The mechanics change – the tasks remain the same

The launch of Barclaycard’s new loyalty programme Freedom shows that the mechanics of customer retention may change, but the objectives of marketing do not. When you get down to it, there are only three tasks a marketer is paid to do: win customers, sell them other products in the brand portfolio, and keep them. That’s true irrespective of whether you operate on or offline.

Barclaycard Freedom’s retention mechanic has moved from the world of coupons and points to cash rewards. Loyalty used to be built on coupons or such things as collecting a set of glasses. Then the likes of Air Miles and Tesco’s Clubcard enabled individual customer behaviour to be collected via the database, so tailored offers followed. But Barclaycard already know who bought what, when and how much. Its new Freedom mechanic is singularly appropriate – a credit card giving real money off next time you shop – an almost instantaneous reward by shopping again.

How have the mechanics of cross-sell changed? Many of the original ones are still with us, such as on-pack promotions for other varieties and multi-product offers in the press and TV for a single brand. These are usually for low value items that often preclude the costs of collecting individual customer data. However, technology enables many brands now to sell long.

One example: five months ago I got a tyre replaced at Kwikfit and filled in a short questionnaire. Today, in late April, I received a phone call asking if I was interested in buying Kwikfit insurance. Here’s the power of time-triggered data to sell long, when key customer data is captured on the database. Likewise, e-CRM is a great tool for all on-line retailers to cross-sell to those who have already bought from them.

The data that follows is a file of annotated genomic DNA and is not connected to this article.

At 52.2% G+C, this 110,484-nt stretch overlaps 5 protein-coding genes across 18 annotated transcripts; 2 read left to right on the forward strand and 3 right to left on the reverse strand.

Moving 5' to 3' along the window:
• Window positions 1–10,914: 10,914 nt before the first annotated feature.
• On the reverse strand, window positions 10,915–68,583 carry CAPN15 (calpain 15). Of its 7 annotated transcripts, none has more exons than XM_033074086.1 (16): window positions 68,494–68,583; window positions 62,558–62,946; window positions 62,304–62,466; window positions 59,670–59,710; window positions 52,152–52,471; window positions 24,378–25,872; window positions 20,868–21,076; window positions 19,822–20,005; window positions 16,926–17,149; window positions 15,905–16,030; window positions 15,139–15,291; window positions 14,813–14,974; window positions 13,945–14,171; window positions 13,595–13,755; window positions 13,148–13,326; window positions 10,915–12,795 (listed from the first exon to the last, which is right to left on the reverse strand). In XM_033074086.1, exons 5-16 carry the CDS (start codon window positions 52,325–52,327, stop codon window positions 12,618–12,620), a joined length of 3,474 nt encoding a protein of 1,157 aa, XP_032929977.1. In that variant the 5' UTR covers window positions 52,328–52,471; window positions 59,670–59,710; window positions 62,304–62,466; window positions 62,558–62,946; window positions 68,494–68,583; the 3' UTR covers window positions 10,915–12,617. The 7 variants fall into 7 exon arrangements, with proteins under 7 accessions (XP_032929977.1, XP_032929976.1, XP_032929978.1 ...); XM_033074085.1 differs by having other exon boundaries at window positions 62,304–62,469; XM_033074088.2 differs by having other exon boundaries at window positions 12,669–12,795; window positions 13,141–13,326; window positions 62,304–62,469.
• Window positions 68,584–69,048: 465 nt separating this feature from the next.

Now what mechanics have changed in winning customers? Every company has a leaky customer bucket that needs replenishing, new products and new brands need customers, and there is always the need for greater market share to lower operating costs.

This is why the need for interruptive marketing will always be the key role for marketers. Broadcast media, direct or email, or call centres all interrupt the flow of the lives of customer prospects to make brand offers. But this is an issue that seems not often addressed by online technology suppliers and agencies.

For example, social networking is now being billed as a way of engaging potential customers to buy a brand by being useful in a Facebook community. There is yet little evidence that the mechanics of peer referrals drive new prospects to buy brands. Most brands were created and are sustained through  interruptive marketing mechanics.

However, there is great power in database technologies that combine off and online customer data to build profiles that will drive successful new customer prospecting. This is getting to the right people with the right offer. A basic task that will never change.

By David Perkins, managing director, dp Consulting


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